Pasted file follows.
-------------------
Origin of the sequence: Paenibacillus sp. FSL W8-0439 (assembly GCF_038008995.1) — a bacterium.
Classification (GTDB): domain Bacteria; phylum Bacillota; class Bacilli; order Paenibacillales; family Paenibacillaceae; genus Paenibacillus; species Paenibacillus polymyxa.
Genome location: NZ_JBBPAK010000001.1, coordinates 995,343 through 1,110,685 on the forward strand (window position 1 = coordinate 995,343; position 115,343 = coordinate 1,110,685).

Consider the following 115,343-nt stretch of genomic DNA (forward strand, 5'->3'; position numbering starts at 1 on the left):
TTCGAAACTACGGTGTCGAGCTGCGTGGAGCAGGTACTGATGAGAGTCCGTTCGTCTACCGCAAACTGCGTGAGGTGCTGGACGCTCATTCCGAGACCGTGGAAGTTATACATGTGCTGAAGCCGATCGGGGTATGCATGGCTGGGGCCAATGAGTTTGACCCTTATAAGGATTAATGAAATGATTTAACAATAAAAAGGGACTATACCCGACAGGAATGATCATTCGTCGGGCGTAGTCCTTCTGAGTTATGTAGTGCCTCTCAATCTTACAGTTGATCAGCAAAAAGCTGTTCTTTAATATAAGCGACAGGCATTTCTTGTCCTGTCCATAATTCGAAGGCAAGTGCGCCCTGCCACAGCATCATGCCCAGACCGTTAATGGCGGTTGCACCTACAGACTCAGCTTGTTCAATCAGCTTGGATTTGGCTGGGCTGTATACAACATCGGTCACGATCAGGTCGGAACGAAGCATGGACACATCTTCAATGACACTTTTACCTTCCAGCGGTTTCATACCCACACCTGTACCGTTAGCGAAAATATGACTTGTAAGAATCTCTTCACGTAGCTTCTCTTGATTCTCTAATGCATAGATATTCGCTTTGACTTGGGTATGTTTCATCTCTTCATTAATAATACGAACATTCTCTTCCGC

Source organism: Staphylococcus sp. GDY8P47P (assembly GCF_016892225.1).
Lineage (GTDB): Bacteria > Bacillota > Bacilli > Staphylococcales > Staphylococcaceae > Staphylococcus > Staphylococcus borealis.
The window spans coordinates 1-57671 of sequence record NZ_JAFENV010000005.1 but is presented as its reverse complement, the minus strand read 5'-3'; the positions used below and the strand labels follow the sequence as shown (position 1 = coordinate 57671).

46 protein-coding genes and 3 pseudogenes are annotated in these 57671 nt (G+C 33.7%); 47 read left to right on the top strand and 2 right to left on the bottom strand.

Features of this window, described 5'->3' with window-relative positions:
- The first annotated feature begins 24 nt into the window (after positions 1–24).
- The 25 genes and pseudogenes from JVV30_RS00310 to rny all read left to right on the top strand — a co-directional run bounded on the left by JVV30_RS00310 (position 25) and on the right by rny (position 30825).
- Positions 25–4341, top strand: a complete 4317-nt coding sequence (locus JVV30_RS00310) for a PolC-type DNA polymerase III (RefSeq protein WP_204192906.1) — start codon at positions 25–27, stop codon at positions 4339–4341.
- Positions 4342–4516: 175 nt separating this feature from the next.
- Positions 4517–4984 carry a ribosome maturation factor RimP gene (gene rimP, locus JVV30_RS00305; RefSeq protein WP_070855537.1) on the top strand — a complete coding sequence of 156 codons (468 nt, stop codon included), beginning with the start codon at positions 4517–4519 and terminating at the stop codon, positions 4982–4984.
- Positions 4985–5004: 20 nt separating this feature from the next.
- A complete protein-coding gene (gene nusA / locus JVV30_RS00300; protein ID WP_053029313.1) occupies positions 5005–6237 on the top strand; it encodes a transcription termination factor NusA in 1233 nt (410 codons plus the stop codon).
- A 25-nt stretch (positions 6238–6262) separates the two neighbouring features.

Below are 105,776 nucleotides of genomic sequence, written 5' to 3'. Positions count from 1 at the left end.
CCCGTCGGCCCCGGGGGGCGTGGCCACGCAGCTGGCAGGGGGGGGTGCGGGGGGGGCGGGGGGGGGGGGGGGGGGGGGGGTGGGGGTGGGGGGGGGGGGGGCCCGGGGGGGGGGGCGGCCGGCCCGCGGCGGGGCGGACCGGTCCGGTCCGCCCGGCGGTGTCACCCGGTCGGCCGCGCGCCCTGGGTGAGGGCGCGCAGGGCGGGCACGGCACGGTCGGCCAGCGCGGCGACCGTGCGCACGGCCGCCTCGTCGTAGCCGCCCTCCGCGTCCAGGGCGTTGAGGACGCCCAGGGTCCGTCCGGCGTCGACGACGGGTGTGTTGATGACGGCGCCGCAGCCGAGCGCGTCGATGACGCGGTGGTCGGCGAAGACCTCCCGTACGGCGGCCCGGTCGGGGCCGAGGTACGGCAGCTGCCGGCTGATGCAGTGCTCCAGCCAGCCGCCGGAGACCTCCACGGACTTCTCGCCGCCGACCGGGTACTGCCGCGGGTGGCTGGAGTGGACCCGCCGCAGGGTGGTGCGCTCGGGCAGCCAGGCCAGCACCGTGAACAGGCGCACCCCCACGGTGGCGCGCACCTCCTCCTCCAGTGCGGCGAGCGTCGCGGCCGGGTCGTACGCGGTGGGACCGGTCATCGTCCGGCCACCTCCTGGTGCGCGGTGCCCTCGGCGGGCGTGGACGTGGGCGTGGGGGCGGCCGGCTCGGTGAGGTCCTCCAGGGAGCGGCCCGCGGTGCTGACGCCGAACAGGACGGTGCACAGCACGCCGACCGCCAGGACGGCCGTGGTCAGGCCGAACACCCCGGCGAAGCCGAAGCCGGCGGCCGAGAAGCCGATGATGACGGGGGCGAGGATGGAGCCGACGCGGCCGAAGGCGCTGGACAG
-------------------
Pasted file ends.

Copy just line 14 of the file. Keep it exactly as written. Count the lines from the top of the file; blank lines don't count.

- Positions 4342–4516: 175 nt separating this feature from the next.